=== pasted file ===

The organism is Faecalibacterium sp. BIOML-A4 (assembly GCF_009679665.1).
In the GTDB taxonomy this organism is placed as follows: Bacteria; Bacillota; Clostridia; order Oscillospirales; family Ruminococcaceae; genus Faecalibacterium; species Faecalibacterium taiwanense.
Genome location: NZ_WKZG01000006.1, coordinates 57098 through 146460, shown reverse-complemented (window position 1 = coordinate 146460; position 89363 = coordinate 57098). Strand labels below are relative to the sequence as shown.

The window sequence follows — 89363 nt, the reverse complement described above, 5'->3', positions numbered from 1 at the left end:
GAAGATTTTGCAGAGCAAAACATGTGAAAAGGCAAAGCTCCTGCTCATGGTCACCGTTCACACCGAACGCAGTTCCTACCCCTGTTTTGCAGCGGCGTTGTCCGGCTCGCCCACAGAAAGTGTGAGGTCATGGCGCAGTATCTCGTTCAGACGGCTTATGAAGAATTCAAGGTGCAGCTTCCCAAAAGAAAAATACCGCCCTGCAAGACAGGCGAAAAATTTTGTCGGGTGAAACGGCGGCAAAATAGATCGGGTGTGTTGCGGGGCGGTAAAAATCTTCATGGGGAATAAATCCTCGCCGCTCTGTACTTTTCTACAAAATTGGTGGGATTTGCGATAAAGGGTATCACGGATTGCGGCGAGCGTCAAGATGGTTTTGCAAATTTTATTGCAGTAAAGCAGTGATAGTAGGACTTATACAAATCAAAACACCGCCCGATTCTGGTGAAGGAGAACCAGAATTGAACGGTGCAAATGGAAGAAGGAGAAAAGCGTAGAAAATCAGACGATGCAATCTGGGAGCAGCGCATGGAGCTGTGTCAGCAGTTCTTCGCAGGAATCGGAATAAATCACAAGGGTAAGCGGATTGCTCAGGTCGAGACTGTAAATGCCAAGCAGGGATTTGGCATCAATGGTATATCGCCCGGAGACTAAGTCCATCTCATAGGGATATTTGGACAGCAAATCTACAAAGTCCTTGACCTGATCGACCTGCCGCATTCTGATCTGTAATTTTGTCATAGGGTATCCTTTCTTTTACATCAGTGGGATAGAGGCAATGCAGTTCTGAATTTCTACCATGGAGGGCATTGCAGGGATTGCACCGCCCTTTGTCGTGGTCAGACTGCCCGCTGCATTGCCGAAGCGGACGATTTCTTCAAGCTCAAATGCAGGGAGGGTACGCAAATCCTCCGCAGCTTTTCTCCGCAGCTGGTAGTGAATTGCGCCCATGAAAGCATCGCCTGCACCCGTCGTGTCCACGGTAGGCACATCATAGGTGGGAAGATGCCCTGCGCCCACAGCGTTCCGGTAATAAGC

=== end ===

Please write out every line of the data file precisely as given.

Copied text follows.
The organism is Faecalibacterium sp. BIOML-A4 (assembly GCF_009679665.1).
In the GTDB taxonomy this organism is placed as follows: Bacteria; Bacillota; Clostridia; order Oscillospirales; family Ruminococcaceae; genus Faecalibacterium; species Faecalibacterium taiwanense.
Genome location: NZ_WKZG01000006.1, coordinates 57098 through 146460, shown reverse-complemented (window position 1 = coordinate 146460; position 89363 = coordinate 57098). Strand labels below are relative to the sequence as shown.

The window sequence follows — 89363 nt, the reverse complement described above, 5'->3', positions numbered from 1 at the left end:
GAAGATTTTGCAGAGCAAAACATGTGAAAAGGCAAAGCTCCTGCTCATGGTCACCGTTCACACCGAACGCAGTTCCTACCCCTGTTTTGCAGCGGCGTTGTCCGGCTCGCCCACAGAAAGTGTGAGGTCATGGCGCAGTATCTCGTTCAGACGGCTTATGAAGAATTCAAGGTGCAGCTTCCCAAAAGAAAAATACCGCCCTGCAAGACAGGCGAAAAATTTTGTCGGGTGAAACGGCGGCAAAATAGATCGGGTGTGTTGCGGGGCGGTAAAAATCTTCATGGGGAATAAATCCTCGCCGCTCTGTACTTTTCTACAAAATTGGTGGGATTTGCGATAAAGGGTATCACGGATTGCGGCGAGCGTCAAGATGGTTTTGCAAATTTTATTGCAGTAAAGCAGTGATAGTAGGACTTATACAAATCAAAACACCGCCCGATTCTGGTGAAGGAGAACCAGAATTGAACGGTGCAAATGGAAGAAGGAGAAAAGCGTAGAAAATCAGACGATGCAATCTGGGAGCAGCGCATGGAGCTGTGTCAGCAGTTCTTCGCAGGAATCGGAATAAATCACAAGGGTAAGCGGATTGCTCAGGTCGAGACTGTAAATGCCAAGCAGGGATTTGGCATCAATGGTATATCGCCCGGAGACTAAGTCCATCTCATAGGGATATTTGGACAGCAAATCTACAAAGTCCTTGACCTGATCGACCTGCCGCATTCTGATCTGTAATTTTGTCATAGGGTATCCTTTCTTTTACATCAGTGGGATAGAGGCAATGCAGTTCTGAATTTCTACCATGGAGGGCATTGCAGGGATTGCACCGCCCTTTGTCGTGGTCAGACTGCCCGCTGCATTGCCGAAGCGGACGATTTCTTCAAGCTCAAATGCAGGGAGGGTACGCAAATCCTCCGCAGCTTTTCTCCGCAGCTGGTAGTGAATTGCGCCCATGAAAGCATCGCCTGCACCCGTCGTGTCCACGGTAGGCACATCATAGGTGGGAAGATGCCCTGCGCCCACAGCGTTCCGGTAATAAGC